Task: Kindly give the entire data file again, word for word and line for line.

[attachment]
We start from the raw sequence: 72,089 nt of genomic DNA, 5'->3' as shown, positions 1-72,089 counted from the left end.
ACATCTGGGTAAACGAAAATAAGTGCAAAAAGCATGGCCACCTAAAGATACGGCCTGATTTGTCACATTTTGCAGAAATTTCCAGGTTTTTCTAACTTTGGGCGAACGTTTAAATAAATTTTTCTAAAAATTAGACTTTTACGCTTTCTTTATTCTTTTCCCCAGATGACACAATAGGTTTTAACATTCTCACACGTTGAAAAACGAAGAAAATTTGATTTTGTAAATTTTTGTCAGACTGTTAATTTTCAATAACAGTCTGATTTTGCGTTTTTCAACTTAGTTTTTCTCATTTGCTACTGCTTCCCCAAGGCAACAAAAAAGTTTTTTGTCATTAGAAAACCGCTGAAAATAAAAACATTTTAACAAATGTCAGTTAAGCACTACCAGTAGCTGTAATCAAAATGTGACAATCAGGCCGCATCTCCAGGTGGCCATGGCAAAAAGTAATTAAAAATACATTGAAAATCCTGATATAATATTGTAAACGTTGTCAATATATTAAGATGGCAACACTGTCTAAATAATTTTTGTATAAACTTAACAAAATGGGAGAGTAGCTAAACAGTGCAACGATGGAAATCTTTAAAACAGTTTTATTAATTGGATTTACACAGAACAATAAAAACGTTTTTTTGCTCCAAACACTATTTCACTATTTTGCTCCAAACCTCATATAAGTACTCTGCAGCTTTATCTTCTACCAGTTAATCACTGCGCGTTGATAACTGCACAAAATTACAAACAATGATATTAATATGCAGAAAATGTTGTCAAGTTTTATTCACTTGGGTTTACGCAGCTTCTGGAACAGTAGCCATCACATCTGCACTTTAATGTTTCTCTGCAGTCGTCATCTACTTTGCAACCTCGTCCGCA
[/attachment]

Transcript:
We start from the raw sequence: 72,089 nt of genomic DNA, 5'->3' as shown, positions 1-72,089 counted from the left end.
ACATCTGGGTAAACGAAAATAAGTGCAAAAAGCATGGCCACCTAAAGATACGGCCTGATTTGTCACATTTTGCAGAAATTTCCAGGTTTTTCTAACTTTGGGCGAACGTTTAAATAAATTTTTCTAAAAATTAGACTTTTACGCTTTCTTTATTCTTTTCCCCAGATGACACAATAGGTTTTAACATTCTCACACGTTGAAAAACGAAGAAAATTTGATTTTGTAAATTTTTGTCAGACTGTTAATTTTCAATAACAGTCTGATTTTGCGTTTTTCAACTTAGTTTTTCTCATTTGCTACTGCTTCCCCAAGGCAACAAAAAAGTTTTTTGTCATTAGAAAACCGCTGAAAATAAAAACATTTTAACAAATGTCAGTTAAGCACTACCAGTAGCTGTAATCAAAATGTGACAATCAGGCCGCATCTCCAGGTGGCCATGGCAAAAAGTAATTAAAAATACATTGAAAATCCTGATATAATATTGTAAACGTTGTCAATATATTAAGATGGCAACACTGTCTAAATAATTTTTGTATAAACTTAACAAAATGGGAGAGTAGCTAAACAGTGCAACGATGGAAATCTTTAAAACAGTTTTATTAATTGGATTTACACAGAACAATAAAAACGTTTTTTTGCTCCAAACACTATTTCACTATTTTGCTCCAAACCTCATATAAGTACTCTGCAGCTTTATCTTCTACCAGTTAATCACTGCGCGTTGATAACTGCACAAAATTACAAACAATGATATTAATATGCAGAAAATGTTGTCAAGTTTTATTCACTTGGGTTTACGCAGCTTCTGGAACAGTAGCCATCACATCTGCACTTTAATGTTTCTCTGCAGTCGTCATCTACTTTGCAACCTCGTCCGCA